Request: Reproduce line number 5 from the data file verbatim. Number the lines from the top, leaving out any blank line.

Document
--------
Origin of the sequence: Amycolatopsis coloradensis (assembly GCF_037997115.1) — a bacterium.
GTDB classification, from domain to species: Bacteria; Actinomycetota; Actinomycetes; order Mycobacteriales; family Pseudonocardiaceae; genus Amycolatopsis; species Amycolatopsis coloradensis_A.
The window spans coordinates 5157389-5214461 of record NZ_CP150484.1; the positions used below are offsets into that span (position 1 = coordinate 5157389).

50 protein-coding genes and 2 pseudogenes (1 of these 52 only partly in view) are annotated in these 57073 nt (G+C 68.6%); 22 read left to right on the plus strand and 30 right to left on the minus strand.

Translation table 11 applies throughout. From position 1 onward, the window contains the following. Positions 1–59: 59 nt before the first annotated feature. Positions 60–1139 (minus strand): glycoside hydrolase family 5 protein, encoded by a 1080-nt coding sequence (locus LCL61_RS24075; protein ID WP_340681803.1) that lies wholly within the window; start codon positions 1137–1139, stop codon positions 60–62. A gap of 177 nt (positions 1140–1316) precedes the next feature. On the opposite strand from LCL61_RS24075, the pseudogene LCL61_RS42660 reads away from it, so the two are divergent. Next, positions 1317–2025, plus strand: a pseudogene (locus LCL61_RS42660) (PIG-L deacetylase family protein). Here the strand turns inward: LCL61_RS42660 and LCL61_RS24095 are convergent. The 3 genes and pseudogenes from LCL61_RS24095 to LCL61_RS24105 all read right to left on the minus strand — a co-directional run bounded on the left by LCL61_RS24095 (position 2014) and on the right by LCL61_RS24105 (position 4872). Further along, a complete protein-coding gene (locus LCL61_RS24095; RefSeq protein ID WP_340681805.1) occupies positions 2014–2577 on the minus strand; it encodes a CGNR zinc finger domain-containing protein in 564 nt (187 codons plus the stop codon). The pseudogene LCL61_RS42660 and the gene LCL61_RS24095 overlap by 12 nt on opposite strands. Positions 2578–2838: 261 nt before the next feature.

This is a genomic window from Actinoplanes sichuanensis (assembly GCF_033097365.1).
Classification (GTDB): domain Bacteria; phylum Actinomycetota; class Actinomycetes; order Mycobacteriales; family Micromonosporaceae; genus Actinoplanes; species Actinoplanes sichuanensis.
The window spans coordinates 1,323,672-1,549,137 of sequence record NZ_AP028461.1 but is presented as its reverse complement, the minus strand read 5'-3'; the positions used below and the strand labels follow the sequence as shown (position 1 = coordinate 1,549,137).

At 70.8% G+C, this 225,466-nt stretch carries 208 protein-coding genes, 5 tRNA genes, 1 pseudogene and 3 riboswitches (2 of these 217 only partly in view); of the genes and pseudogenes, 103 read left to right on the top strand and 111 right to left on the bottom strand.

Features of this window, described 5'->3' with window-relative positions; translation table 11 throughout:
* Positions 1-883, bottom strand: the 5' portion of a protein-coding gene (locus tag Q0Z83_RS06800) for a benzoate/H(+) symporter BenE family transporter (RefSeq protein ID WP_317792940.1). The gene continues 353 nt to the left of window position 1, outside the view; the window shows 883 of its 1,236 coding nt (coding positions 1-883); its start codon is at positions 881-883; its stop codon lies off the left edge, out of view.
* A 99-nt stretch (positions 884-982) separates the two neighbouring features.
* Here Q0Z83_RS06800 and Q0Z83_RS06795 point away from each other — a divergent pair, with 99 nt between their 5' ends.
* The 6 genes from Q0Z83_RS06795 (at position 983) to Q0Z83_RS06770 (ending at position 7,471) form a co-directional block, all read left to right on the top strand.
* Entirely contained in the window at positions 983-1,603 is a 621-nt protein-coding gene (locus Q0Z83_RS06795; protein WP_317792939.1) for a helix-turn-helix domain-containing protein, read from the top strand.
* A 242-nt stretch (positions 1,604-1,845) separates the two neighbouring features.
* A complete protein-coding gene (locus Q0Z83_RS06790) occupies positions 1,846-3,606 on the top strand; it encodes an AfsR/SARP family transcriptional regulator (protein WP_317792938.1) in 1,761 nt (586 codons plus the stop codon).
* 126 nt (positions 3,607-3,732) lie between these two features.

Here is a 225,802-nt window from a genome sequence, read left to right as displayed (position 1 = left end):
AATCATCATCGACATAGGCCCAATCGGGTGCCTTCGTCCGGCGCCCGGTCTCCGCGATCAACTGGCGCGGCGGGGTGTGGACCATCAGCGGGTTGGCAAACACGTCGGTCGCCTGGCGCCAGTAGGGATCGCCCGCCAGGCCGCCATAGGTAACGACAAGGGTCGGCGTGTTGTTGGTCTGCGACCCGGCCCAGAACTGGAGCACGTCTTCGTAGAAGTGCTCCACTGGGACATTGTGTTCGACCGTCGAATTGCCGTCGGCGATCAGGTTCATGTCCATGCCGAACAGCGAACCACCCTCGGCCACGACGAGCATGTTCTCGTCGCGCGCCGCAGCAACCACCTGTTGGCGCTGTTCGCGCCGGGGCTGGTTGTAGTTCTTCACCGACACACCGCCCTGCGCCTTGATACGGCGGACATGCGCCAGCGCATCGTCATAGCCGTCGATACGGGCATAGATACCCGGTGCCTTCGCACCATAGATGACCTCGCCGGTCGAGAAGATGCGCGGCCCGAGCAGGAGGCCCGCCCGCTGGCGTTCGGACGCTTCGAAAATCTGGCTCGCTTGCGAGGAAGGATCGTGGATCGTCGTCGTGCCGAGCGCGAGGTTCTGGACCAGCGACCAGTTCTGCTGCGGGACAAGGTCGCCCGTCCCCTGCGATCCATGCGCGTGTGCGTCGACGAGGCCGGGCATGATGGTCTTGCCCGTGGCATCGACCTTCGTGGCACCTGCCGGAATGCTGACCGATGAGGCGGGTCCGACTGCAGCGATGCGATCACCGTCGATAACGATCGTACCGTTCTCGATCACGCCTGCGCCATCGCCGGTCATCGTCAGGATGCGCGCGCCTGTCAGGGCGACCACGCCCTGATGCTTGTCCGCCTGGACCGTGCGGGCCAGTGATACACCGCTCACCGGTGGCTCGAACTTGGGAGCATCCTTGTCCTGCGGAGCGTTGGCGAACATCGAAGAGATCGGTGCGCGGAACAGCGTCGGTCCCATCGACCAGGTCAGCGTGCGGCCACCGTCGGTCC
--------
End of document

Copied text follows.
Translation table 11 applies throughout. From position 1 onward, the window contains the following. Positions 1–59: 59 nt before the first annotated feature. Positions 60–1139 (minus strand): glycoside hydrolase family 5 protein, encoded by a 1080-nt coding sequence (locus LCL61_RS24075; protein ID WP_340681803.1) that lies wholly within the window; start codon positions 1137–1139, stop codon positions 60–62. A gap of 177 nt (positions 1140–1316) precedes the next feature. On the opposite strand from LCL61_RS24075, the pseudogene LCL61_RS42660 reads away from it, so the two are divergent. Next, positions 1317–2025, plus strand: a pseudogene (locus LCL61_RS42660) (PIG-L deacetylase family protein). Here the strand turns inward: LCL61_RS42660 and LCL61_RS24095 are convergent. The 3 genes and pseudogenes from LCL61_RS24095 to LCL61_RS24105 all read right to left on the minus strand — a co-directional run bounded on the left by LCL61_RS24095 (position 2014) and on the right by LCL61_RS24105 (position 4872). Further along, a complete protein-coding gene (locus LCL61_RS24095; RefSeq protein ID WP_340681805.1) occupies positions 2014–2577 on the minus strand; it encodes a CGNR zinc finger domain-containing protein in 564 nt (187 codons plus the stop codon). The pseudogene LCL61_RS42660 and the gene LCL61_RS24095 overlap by 12 nt on opposite strands. Positions 2578–2838: 261 nt before the next feature.